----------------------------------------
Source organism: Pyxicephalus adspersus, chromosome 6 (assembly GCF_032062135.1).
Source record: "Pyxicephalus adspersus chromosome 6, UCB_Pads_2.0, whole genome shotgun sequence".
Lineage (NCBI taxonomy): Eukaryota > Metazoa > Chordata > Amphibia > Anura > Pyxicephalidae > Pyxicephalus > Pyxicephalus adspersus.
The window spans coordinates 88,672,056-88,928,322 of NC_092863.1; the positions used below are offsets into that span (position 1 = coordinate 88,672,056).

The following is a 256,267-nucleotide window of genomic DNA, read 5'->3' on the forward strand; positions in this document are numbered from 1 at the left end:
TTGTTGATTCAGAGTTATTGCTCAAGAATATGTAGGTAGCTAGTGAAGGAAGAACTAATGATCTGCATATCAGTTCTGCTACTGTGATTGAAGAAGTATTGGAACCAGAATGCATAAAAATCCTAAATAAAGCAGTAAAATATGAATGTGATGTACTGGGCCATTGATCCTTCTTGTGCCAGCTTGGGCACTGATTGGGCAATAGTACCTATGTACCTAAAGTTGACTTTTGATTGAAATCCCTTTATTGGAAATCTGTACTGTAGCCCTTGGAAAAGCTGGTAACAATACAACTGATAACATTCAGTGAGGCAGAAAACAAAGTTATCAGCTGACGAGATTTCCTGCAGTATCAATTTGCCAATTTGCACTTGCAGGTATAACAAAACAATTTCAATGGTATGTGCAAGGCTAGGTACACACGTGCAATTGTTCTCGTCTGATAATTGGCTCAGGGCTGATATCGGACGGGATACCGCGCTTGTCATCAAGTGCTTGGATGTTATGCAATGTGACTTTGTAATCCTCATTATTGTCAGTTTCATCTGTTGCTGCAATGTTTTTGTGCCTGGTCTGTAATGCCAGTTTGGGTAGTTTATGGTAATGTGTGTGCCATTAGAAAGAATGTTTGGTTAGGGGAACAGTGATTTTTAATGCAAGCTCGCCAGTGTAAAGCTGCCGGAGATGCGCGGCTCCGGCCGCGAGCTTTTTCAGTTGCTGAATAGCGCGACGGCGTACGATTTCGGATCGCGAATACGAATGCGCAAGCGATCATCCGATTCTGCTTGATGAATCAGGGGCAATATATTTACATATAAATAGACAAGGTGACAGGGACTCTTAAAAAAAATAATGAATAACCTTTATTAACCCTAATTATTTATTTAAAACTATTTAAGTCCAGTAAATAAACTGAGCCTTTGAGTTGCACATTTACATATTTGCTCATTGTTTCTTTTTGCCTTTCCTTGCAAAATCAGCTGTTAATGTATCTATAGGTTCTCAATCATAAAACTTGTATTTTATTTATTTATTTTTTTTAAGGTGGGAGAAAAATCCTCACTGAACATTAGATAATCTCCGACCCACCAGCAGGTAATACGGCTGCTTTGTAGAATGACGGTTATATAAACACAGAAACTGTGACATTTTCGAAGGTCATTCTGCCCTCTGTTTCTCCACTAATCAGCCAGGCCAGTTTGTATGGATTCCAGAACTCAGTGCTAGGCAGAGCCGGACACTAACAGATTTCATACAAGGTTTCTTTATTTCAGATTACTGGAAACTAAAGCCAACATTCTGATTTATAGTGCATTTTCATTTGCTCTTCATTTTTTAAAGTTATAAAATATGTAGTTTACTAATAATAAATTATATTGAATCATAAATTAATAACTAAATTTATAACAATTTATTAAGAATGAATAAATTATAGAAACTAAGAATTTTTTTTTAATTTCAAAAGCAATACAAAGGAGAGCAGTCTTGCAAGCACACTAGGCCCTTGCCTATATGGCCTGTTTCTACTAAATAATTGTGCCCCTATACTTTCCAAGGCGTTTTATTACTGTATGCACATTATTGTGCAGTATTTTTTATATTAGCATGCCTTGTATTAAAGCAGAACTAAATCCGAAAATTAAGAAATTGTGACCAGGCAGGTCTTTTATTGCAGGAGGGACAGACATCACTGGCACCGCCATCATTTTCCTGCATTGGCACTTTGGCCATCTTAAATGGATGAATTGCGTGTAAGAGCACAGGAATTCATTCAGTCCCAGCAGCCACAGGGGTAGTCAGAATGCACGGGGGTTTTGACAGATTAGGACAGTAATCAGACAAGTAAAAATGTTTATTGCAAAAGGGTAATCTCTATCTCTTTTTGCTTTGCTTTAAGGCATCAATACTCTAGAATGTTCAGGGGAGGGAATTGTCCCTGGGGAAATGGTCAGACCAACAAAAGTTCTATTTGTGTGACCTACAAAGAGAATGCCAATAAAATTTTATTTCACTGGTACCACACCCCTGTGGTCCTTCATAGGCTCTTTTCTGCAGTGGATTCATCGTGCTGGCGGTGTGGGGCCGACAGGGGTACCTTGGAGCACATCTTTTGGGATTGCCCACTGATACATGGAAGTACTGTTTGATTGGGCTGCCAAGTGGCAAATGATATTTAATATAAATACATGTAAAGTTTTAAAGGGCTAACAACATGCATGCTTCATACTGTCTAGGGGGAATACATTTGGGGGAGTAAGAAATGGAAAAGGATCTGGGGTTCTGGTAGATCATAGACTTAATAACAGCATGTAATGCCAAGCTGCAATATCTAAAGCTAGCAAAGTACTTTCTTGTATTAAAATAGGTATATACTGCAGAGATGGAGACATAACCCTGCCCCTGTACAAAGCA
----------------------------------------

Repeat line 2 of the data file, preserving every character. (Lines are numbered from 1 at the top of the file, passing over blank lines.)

Source record: "Pyxicephalus adspersus chromosome 6, UCB_Pads_2.0, whole genome shotgun sequence".